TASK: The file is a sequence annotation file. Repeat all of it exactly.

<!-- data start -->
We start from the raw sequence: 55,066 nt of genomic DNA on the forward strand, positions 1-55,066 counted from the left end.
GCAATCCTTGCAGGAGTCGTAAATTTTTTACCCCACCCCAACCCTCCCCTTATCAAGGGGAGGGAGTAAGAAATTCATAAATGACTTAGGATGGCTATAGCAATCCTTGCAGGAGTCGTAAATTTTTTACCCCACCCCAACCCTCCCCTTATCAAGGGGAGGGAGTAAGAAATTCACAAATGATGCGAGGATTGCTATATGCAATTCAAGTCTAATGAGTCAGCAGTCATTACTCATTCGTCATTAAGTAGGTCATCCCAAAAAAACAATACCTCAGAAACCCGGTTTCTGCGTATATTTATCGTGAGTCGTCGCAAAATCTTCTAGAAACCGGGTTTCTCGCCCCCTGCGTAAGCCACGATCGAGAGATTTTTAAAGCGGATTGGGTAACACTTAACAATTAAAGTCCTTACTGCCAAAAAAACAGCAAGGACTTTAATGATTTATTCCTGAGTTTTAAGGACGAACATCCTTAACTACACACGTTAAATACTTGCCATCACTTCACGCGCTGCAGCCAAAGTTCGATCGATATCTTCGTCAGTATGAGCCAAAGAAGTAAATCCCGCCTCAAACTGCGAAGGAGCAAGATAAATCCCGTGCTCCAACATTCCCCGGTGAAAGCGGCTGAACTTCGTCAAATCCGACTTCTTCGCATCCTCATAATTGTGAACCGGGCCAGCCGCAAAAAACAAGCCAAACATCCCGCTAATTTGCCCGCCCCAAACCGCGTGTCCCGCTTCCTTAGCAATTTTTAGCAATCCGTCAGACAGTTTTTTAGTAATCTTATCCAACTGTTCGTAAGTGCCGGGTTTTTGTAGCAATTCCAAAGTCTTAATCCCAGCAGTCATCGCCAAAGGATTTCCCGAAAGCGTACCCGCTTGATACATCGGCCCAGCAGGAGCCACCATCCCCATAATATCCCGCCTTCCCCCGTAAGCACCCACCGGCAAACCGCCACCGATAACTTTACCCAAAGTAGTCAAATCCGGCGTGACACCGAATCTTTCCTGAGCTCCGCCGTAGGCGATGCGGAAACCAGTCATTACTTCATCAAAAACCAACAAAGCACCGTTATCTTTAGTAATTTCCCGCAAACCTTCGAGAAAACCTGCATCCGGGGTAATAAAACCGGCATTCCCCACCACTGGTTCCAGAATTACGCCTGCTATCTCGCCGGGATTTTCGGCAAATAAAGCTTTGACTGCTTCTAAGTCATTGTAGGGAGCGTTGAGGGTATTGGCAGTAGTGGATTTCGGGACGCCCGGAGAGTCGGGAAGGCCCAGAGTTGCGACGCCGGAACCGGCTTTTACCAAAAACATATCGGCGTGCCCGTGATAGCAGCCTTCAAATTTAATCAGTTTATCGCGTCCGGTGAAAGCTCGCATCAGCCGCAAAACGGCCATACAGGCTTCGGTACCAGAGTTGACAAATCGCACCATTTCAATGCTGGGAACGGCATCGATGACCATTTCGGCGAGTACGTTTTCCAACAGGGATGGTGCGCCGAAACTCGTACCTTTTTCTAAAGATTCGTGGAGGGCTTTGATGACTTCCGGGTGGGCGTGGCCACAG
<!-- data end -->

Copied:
We start from the raw sequence: 55,066 nt of genomic DNA on the forward strand, positions 1-55,066 counted from the left end.
GCAATCCTTGCAGGAGTCGTAAATTTTTTACCCCACCCCAACCCTCCCCTTATCAAGGGGAGGGAGTAAGAAATTCATAAATGACTTAGGATGGCTATAGCAATCCTTGCAGGAGTCGTAAATTTTTTACCCCACCCCAACCCTCCCCTTATCAAGGGGAGGGAGTAAGAAATTCACAAATGATGCGAGGATTGCTATATGCAATTCAAGTCTAATGAGTCAGCAGTCATTACTCATTCGTCATTAAGTAGGTCATCCCAAAAAAACAATACCTCAGAAACCCGGTTTCTGCGTATATTTATCGTGAGTCGTCGCAAAATCTTCTAGAAACCGGGTTTCTCGCCCCCTGCGTAAGCCACGATCGAGAGATTTTTAAAGCGGATTGGGTAACACTTAACAATTAAAGTCCTTACTGCCAAAAAAACAGCAAGGACTTTAATGATTTATTCCTGAGTTTTAAGGACGAACATCCTTAACTACACACGTTAAATACTTGCCATCACTTCACGCGCTGCAGCCAAAGTTCGATCGATATCTTCGTCAGTATGAGCCAAAGAAGTAAATCCCGCCTCAAACTGCGAAGGAGCAAGATAAATCCCGTGCTCCAACATTCCCCGGTGAAAGCGGCTGAACTTCGTCAAATCCGACTTCTTCGCATCCTCATAATTGTGAACCGGGCCAGCCGCAAAAAACAAGCCAAACATCCCGCTAATTTGCCCGCCCCAAACCGCGTGTCCCGCTTCCTTAGCAATTTTTAGCAATCCGTCAGACAGTTTTTTAGTAATCTTATCCAACTGTTCGTAAGTGCCGGGTTTTTGTAGCAATTCCAAAGTCTTAATCCCAGCAGTCATCGCCAAAGGATTTCCCGAAAGCGTACCCGCTTGATACATCGGCCCAGCAGGAGCCACCATCCCCATAATATCCCGCCTTCCCCCGTAAGCACCCACCGGCAAACCGCCACCGATAACTTTACCCAAAGTAGTCAAATCCGGCGTGACACCGAATCTTTCCTGAGCTCCGCCGTAGGCGATGCGGAAACCAGTCATTACTTCATCAAAAACCAACAAAGCACCGTTATCTTTAGTAATTTCCCGCAAACCTTCGAGAAAACCTGCATCCGGGGTAATAAAACCGGCATTCCCCACCACTGGTTCCAGAATTACGCCTGCTATCTCGCCGGGATTTTCGGCAAATAAAGCTTTGACTGCTTCTAAGTCATTGTAGGGAGCGTTGAGGGTATTGGCAGTAGTGGATTTCGGGACGCCCGGAGAGTCGGGAAGGCCCAGAGTTGCGACGCCGGAACCGGCTTTTACCAAAAACATATCGGCGTGCCCGTGATAGCAGCCTTCAAATTTAATCAGTTTATCGCGTCCGGTGAAAGCTCGCATCAGCCGCAAAACGGCCATACAGGCTTCGGTACCAGAGTTGACAAATCGCACCATTTCAATGCTGGGAACGGCATCGATGACCATTTCGGCGAGTACGTTTTCCAACAGGGATGGTGCGCCGAAACTCGTACCTTTTTCTAAAGATTCGTGGAGGGCTTTGATGACTTCCGGGTGGGCGTGGCCACAG